Fourteen Movie, TV Productions Receive Big Sky Film Grants
More than a dozen movie and TV productions filming on-location across Montana will share half a million dollars in grants from the Montana Film Office. The Big Sky Film Grants promote tourism and the state’s filmmaking industry.
One fifth of the grant money has been awarded to the feature film "Diamondback", described as a redemptive revenge drama set in the 1880's and featuring a Black, Apache-trained warrior set on taking down the outlaws who killed her father.
Survival is a common theme among the 14 Big Sky Film Grant recipients this year.
"Sooyii " depicts a lone Blackfeet man amid the smallpox epidemic in the 1700s who joins forces with the daughter of an enemy tribe. A trailer was released earlier this month.
The feature film includes an all-Native cast speaking in the Blackfeet and Shoshone languages with English subtitles.
Other recipients include "Wild Animal", a movie about a mixed martial arts fighter, "Yellowstone", a TV show about a ranching family facing land encroachment, and "Defending our Defenders", a documentary about Post Traumatic Stress Disorder and the long term effects on veterans.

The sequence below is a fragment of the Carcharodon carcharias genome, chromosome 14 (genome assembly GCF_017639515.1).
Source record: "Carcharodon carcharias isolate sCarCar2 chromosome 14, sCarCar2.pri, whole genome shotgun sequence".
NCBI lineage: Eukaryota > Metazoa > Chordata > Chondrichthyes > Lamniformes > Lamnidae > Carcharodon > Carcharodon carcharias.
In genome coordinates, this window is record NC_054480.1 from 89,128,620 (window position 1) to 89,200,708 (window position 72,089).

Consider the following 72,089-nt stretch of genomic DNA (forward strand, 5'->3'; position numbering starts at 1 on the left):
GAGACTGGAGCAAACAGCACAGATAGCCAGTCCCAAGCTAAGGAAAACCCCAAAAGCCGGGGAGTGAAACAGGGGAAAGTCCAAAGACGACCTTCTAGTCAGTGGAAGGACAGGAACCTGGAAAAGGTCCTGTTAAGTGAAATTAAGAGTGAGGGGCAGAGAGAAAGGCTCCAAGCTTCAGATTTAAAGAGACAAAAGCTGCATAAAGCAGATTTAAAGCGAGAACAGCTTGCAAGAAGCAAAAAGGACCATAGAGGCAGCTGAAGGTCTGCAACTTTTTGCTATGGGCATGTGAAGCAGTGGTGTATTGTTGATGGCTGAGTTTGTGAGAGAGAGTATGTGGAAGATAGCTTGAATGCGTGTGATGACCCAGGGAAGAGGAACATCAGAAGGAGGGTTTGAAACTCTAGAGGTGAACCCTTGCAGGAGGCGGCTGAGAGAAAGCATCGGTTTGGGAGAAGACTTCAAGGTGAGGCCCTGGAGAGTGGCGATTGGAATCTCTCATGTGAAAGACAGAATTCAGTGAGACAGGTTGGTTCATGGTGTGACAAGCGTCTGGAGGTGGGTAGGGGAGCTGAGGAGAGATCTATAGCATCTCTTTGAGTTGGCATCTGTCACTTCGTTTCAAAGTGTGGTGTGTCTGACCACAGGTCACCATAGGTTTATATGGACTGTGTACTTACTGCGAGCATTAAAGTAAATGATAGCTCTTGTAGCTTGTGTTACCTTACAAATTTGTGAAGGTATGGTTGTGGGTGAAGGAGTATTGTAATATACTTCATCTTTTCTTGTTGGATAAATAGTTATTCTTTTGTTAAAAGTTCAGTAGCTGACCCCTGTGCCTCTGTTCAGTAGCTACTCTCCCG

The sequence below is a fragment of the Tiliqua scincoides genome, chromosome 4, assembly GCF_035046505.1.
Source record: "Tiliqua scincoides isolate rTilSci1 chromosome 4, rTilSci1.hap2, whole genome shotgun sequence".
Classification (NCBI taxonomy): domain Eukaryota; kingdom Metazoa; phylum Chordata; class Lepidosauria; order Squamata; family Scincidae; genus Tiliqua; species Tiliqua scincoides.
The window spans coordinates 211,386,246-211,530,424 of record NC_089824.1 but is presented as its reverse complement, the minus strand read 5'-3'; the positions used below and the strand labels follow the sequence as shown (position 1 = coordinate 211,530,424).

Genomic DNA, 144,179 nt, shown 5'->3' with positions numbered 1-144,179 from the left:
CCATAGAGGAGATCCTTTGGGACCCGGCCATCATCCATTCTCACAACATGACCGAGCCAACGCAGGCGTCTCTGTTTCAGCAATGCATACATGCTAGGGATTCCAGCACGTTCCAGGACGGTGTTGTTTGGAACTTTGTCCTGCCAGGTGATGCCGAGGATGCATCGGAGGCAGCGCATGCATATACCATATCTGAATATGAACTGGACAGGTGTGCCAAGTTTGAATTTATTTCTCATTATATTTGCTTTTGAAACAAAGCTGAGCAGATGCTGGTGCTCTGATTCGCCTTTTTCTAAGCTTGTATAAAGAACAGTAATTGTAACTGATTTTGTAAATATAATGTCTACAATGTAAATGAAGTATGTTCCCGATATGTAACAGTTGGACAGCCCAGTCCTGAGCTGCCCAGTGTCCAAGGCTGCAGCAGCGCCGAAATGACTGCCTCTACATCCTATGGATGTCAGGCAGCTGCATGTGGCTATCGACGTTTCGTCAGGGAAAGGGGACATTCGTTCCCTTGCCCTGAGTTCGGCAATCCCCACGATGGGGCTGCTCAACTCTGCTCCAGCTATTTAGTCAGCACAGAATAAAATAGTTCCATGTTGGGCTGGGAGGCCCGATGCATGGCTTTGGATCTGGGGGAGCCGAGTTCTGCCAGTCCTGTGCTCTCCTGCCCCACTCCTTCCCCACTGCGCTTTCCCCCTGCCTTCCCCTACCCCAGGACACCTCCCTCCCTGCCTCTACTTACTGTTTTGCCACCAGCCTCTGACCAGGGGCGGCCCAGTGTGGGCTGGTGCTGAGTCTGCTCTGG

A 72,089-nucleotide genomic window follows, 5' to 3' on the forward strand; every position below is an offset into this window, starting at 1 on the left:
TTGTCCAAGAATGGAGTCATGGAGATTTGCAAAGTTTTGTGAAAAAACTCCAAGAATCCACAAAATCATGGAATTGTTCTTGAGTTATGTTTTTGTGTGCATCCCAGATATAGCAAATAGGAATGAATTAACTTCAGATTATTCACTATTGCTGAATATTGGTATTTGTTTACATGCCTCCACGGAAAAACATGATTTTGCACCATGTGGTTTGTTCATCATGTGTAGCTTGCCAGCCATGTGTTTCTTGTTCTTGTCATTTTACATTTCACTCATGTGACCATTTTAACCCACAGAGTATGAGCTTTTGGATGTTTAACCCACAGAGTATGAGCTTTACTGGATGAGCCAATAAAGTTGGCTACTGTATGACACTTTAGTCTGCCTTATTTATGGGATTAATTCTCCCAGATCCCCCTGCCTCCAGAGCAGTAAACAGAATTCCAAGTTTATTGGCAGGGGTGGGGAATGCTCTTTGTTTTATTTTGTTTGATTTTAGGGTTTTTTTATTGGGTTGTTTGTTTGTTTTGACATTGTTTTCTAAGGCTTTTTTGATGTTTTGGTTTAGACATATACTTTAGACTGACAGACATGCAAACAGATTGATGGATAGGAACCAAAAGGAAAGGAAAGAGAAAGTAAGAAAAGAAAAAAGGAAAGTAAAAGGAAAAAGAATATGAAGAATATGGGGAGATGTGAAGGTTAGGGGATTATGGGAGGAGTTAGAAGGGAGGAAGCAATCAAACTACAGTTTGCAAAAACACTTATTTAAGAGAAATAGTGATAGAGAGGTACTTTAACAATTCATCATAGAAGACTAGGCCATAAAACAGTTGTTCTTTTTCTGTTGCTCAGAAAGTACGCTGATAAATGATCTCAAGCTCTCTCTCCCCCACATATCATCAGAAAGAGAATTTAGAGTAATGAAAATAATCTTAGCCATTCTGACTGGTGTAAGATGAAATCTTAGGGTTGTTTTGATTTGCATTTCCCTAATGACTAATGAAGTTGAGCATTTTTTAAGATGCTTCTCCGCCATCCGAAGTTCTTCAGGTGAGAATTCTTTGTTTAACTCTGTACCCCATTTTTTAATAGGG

Out of the six resident filmmaker grants, one went to "Aaron", a historical drama about a 13-year-old boy orphaned in his remote Montana home by World War I and the pandemic of 1918.
Other resident filmmaker recipients include "Landscapes of a Western Mind: The Story of Ivan Doig", a documentary focused on how the iconic Montana author saw the world through the landscapes that shaped him, "Do You Know Where Your Parents Are?", a feature film that portrays the dynamics within a three-generational family, and "Mankind’s Greatest Story", a documentary chronicling the first inhabitants of Montana from the period of 10,000 to 15,000 years ago.
A total of 42 projects requested more than $5 million in grant dollars this year, according to the Montana Department of Commerce.
The state requires its Big Sky Film Grant to be spent in Montana. The 14 projects selected this year are expected to spend an estimated $72 million in the state.
“Film, television and commercial productions have a direct economic impact in Montana, creating good-paying jobs and infusing outside dollars into Montana communities,” Montana Film Commissioner Allison Whitmer said. “The Big Sky Film Grant is one of a suite of incentives the state offers to filmmakers that makes Montana competitive with other states and countries as the ultimate filming location.”
The production of 117 films, television shows and commercials contributed $47.6 million to Montana’s economy from January 2019 to June 2020, according to an independent report commissioned by the state’s commerce department.